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How Judging Others Stops You from Achieving Your Goals

  • 6 min read

Do you have any goals our desires that you never seem to get close to fulfilling? Iin spite of trying for so many years?

Typical examples would be:

  • Having the goal to lose a lot of weight.  And trying diet after diet. But every time you get close, gaining the weight back again.
  • Wanting to acquire a certain amount of savings.  And often almost reaching that goal, but then unexpected bills come up and you have to spend it.
  • Trying to build muscle, build a business or learn a certain skill but not being able to consistently put in the work

There are many possible reasons for this.  And to pinpoint exactly what is stopping you you’d need to have a deeper conversation about your specific situation.  But a very common aspect of it is the judgments we make of other people.

Very often, these judgments don’t come in the form of deliberate thoughts.  But they are opinions or beliefs that we picked up from our parents, our experience in high school or with co-workers and bosses, and so on.  We may have never articulated these judgments for ourselves.  But if we were to read them, we would most likely agree with the statements.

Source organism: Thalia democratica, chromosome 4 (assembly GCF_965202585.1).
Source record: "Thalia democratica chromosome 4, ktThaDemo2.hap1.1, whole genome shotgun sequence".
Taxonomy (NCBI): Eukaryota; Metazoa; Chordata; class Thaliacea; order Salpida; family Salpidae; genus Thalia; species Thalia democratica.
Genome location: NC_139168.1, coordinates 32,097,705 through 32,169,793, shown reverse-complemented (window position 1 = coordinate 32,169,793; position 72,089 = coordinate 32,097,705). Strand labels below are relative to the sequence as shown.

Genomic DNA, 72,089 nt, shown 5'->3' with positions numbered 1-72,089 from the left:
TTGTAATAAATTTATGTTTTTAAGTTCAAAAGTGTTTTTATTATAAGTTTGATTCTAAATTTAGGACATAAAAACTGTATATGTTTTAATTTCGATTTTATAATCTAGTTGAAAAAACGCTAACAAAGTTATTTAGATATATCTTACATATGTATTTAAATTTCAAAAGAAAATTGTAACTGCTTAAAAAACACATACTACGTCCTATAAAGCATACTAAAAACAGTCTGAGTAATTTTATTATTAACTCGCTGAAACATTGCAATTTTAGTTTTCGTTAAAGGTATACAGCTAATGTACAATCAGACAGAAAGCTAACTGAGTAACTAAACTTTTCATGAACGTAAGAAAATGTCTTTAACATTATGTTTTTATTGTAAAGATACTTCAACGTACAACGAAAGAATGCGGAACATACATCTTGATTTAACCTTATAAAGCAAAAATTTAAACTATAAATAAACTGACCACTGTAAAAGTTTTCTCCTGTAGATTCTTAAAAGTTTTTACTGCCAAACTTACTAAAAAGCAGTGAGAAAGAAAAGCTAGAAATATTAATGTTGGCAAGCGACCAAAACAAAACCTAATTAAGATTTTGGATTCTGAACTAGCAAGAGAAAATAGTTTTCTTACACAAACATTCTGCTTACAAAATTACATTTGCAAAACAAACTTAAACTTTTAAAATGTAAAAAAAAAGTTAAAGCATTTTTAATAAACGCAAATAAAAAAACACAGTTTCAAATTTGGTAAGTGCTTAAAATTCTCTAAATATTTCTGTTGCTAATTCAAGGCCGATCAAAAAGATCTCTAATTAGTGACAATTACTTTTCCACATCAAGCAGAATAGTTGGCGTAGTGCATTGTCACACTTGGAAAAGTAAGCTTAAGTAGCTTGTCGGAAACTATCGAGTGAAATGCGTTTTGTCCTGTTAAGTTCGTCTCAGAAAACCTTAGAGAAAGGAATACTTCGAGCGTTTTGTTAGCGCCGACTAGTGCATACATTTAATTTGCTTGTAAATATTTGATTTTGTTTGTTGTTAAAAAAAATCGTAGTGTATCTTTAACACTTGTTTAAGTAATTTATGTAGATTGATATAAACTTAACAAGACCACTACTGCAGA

For example: One of the goals that took me the longest to reach was to make a decent living off of my creative skills (or even to make a decent living at all).

I had this goal since I was 17.  By the time I was 25 I was still making less than $500 a month from writing and music combined.   A lot of the writing I did included work that I didn’t find any joy in (reviews of medication, tutorials about coding, …) and paid very little.  I also wasted a lot of time on marketing that kept me busy all week, but didn’t bring in measurable results.

Looking back, one of the most baffling part of is that as someone who read 50-100 books a year at the time,  I hadn’t even invested 1 hour of time learning how to become financially literate yet.  You’d think that for somebody with such a low income, managing money would be one of the first things I had wanted to learn.  But nope, didn’t occur to me.

It was definitely possible for me to achieve my goal at the time.  But the problem is that my judgments were stopping me.

And my specific judgment was a very common one:

I believed that most rich people were evil.  That the financial people at the top of society “enslave” and “profit” from the people at the “bottom”.

It’s a very convincing story to believe.  And when you believe it, you see the evidence everywhere.

But what does your brain do when it holds judgments like that?

Every time you get a little wealthier, your subconscious mind will stop you from going further in that direction.  Because it thinks “Wait… What am I doing?  Am I slowly becoming a more evil person?  I don’t want that.  I want to be good.  Let’s go back to making less money, or at least spending what we have.”